What is the difference between additive and discounted rewards?
Discounted reward has its opposite undiscounted reward. The difference between these is that discounted has multiplier gamma != 1 and undiscounted is gamma = 1. Gamma tells the multiplier, how much previous values are valued in next iterations. 
Additive refers to different thing, a note found in :
An additive reward function decomposes the reward into a number of contributions and can be represented as a (non-partiotioning) MPA.
This short excerpt does not reveal lot, but was the only I could find that made some sense to me. What I could indeed find out was that although they seem similar concepts by name, they appear totally different by nature.
 The Logic of Adaptive Behavior: Knowledge Representation and Algorithms for Adaptive Sequential Decision Making Under Uncertainty In First-Order and Relational Domains.- M. Van
I will disagree slightly with @mico. There is a usage of "additive rewards" that refers to decomposable reward functions (e.g. my reward in selling an item I do not want to own is composed of the reward of not having an unwanted item anymore, plus the monetary gain in selling the item). But, there is indeed a fundamental relation between additive and discounted rewards. Additive rewards are formulated simply as
$$ R([s_0, s_1, s_2, ...]) = R(s_0) + R(s_1) + R(s_2) + \cdots $$
whereas discounted rewards include a discount factor $\gamma \in [0,1]$ such that
$$ R([s_0, s_1, s_2, ...]) = R(s_0) + \gamma R(s_1) + \gamma^2R(s_2) + \cdots $$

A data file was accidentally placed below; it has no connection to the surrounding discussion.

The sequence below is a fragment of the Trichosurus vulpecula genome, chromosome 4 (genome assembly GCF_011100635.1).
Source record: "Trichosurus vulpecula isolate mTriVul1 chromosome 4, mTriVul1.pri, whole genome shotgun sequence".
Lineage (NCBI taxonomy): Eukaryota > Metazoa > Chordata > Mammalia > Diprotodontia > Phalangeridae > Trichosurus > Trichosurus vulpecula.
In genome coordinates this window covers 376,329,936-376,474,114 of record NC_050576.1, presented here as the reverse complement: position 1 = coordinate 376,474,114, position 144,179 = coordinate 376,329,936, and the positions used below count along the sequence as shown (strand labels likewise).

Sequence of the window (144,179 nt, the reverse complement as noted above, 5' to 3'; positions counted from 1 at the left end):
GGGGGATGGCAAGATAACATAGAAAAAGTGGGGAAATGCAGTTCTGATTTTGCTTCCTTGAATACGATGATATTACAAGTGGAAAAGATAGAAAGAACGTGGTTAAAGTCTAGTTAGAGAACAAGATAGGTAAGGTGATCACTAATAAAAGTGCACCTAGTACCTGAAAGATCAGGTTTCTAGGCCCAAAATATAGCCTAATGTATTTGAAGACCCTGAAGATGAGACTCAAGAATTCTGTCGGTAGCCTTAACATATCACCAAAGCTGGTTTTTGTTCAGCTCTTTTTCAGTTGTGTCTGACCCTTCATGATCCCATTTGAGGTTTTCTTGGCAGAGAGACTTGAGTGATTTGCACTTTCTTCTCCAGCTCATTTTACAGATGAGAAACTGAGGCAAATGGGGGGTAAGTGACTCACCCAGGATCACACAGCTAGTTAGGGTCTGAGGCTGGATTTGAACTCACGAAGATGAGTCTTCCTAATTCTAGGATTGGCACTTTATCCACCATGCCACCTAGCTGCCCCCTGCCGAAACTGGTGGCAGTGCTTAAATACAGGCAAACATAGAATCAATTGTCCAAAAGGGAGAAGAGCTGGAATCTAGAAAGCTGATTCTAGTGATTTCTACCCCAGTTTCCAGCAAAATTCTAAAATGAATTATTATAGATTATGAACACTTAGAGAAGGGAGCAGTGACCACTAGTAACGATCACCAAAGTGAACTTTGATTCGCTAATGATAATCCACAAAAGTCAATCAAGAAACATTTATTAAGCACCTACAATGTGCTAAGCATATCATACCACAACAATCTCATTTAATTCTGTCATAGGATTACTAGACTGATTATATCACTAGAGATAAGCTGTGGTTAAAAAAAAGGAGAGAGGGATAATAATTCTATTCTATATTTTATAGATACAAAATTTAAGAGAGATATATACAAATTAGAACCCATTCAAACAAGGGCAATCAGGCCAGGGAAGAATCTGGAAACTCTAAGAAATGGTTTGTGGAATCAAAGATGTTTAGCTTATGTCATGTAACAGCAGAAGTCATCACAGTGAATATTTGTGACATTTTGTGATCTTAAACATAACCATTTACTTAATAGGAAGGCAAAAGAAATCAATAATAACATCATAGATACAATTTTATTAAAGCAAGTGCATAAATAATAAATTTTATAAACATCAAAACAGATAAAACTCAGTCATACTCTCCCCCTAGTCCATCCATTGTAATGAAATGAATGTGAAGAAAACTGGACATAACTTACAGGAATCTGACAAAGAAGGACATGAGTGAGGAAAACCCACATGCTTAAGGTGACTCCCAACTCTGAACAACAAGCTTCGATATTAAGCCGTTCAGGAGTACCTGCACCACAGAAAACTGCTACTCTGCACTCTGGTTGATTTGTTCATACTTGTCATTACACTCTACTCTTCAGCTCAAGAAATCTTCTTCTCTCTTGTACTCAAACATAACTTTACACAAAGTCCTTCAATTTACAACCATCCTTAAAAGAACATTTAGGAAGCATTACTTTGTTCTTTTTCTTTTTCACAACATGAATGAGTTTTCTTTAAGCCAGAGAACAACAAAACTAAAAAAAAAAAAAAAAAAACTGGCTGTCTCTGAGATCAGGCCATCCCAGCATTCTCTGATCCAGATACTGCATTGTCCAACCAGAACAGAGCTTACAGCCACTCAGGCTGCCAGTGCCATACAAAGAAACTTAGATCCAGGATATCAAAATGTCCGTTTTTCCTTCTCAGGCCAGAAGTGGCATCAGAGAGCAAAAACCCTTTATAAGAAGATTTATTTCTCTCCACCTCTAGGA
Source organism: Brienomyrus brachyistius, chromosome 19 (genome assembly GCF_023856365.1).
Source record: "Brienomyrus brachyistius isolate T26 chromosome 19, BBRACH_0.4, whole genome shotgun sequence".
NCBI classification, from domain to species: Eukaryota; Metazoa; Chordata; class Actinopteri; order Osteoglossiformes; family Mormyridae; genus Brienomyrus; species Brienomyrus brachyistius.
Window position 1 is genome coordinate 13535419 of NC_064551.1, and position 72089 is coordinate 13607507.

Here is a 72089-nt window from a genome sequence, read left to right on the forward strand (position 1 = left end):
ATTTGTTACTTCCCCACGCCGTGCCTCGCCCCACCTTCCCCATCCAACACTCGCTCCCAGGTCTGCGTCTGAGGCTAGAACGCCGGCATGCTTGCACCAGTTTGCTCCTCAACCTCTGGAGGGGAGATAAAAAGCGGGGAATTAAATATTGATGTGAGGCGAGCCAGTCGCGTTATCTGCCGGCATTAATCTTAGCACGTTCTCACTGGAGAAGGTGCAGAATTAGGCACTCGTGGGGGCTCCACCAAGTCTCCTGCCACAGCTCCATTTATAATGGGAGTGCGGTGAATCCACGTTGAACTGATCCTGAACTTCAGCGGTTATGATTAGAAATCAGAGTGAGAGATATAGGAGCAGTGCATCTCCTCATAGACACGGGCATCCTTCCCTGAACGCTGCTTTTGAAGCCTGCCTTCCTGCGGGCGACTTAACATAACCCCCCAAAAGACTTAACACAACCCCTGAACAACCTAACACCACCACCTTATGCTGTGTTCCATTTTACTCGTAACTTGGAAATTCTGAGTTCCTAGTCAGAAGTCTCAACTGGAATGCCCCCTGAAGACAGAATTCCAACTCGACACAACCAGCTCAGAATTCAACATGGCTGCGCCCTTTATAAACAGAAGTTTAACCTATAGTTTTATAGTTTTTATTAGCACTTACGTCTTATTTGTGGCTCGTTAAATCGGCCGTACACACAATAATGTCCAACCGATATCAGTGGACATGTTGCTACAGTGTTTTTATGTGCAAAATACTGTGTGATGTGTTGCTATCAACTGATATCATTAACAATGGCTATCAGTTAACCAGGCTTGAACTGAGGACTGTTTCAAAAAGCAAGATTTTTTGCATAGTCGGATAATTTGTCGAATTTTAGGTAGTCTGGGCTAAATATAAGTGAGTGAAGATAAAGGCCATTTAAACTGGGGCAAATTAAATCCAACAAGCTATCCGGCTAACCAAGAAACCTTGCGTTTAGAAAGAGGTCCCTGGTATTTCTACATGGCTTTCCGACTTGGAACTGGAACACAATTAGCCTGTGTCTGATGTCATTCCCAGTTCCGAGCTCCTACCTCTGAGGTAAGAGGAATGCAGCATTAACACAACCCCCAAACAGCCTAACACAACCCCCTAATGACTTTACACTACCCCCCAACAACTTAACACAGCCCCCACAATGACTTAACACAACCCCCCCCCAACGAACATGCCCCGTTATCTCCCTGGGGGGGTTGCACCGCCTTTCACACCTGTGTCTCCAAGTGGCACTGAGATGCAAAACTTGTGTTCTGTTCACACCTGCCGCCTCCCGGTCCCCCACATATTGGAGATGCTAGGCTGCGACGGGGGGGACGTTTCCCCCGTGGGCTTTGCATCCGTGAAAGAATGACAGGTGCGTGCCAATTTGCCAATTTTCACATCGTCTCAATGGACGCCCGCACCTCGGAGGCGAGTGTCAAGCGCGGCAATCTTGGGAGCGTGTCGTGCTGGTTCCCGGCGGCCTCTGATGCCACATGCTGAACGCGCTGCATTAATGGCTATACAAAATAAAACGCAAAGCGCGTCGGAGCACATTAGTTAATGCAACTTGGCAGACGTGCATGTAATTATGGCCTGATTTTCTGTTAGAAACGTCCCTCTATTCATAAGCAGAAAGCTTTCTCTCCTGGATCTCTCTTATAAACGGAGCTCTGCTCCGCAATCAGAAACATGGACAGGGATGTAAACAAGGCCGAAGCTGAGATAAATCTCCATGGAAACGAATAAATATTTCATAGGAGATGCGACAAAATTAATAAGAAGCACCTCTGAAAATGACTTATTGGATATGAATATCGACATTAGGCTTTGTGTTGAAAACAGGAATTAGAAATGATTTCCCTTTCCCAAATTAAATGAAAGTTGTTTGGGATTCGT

Intuitively, the additive reward for a sequence of states is simply the sum of the rewards acquired at each state, while discounted rewards include a multiplicative discount factor that reduces the influence of rewards as time goes on. You will typically see additive rewards for finite-horizon problems, i.e. you have a discrete number of timesteps to optimize over, and discounted rewards are more relevant for infinite-horizon problems, i.e. you may need to optimize over an infinite number of timesteps (or at least a very large number). The discount factor governs the agent’s greediness in achieving immediate reward, where very small discount factors (closer to 0) encourage the agent to only seek rewards in proximal states, and very large discount factors (closer to 1) encourage the agent to think further into the future about what rewards it can expect to achieve in states it will visit later.
The most direct reference I found for this distinction is in these course slides, which are somewhat authoritative since they from Andrew Barto, a co-author of the de facto text on reinforcement learning.